Fresno hopes to augment its documented shortage of open city park space by working with school districts to open their campuses for recreation use on weekends starting this summer.
The Fresno City Council approved an agreement Thursday with the Central Unified School District for weekend use of playground areas at Steinbeck and McKinley elementary schools in the western part of the city.
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An agreement between the city and the Fresno Unified School District for the use of 14 elementary, middle and high school sites is expected to be approved in May.
All but three of the school sites are south of Ashlan Avenue, and in areas that have been identified as underserved by city parks.
Manuel Mollenedo, the city’s director of parks, after-school, recreation and community services, told the council that the agreements will open up between 350 and 400 more acres of green space for residential recreation.
Mollenedo described the joint-use plan as “extremely exciting” and a “bold decision in trying to not only provide additional green space for the entire community of Fresno but also, in a very dramatic and cost-effective way, attempt to deal with the parkland shortage that this community faces.”
Late last year, the City Council earmarked $1.2 million to establish weekend recreation and fitness programs at the school sites. On Thursday, the council rejected both of the bids it received from outside organizations to run those programs, instead opting to have Mollenedo’s parks/recreation department handle the chores.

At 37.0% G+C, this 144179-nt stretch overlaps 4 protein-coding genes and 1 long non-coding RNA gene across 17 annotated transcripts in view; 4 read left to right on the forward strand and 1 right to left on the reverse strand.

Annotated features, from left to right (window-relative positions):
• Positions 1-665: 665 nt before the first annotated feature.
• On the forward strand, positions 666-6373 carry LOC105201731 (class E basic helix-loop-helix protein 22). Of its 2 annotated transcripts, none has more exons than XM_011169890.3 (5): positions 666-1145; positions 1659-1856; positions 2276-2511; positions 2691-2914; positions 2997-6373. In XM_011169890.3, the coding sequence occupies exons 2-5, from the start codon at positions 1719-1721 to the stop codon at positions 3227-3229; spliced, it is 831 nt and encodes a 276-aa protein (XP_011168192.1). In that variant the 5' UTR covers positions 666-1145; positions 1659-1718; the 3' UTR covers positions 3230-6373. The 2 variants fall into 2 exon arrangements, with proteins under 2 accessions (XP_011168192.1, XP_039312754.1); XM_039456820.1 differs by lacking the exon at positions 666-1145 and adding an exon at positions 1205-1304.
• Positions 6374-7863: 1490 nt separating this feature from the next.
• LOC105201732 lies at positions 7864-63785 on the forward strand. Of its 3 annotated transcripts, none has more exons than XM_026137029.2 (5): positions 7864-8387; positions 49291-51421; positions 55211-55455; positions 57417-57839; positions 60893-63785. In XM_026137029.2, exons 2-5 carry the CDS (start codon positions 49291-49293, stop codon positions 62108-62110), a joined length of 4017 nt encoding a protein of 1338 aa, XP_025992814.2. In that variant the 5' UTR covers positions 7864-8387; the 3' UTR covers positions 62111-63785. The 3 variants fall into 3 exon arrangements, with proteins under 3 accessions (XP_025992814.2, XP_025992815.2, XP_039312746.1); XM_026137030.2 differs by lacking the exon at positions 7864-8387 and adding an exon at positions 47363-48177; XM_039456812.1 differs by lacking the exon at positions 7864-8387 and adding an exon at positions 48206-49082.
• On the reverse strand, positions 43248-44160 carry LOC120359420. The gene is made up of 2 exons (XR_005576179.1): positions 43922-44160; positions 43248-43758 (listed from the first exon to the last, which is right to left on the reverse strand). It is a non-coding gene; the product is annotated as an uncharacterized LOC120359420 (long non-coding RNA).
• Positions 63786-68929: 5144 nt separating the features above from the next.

Each of the 16 school sites will have two staff members assigned to those weekend programs to run organized fitness, recreation and nutrition activities.
But, Mollenedo added, the schools also will be open to families and the public for general recreation use like picnicking or random play.
Remember it’s only two days of the week. That’s not a true reflection of the green space that’s available to the community.
Fresno City Councilwoman Esmeralda Soria
Mollenedo said he hopes to recruit Fresno State and Fresno City College students to work in the program, including majors in recreation, sociology and other fields with an interest in working with children and families.
Mollenedo and City Manager Bruce Rudd said they hope to launch the programs in May and expand them through the summer. Each site will be open from 9 a.m. to 6 p.m. on Saturdays and Sundays.
While they voted for the program, Councilwoman Esmeralda Soria and Councilman Oliver Baines sounded two notes of caution.
The weekend use of the school sites will be reflected in the city’s long-range parks master plan, “but remember it’s only two days of the week,” Soria said. “That’s not a true reflection of the green space that’s available to the community.”
Baines urged Mollenedo to avoid a “cookie-cutter” approach to establishing the recreation programs for the individual school sites and to ensure that staffing reflects the character of each school’s neighborhood.
“We should be looking to hire people from these communities to work at these facilities,” Baines said. And that, he added, means “people who are familiar with the community” and not just ethnic diversity.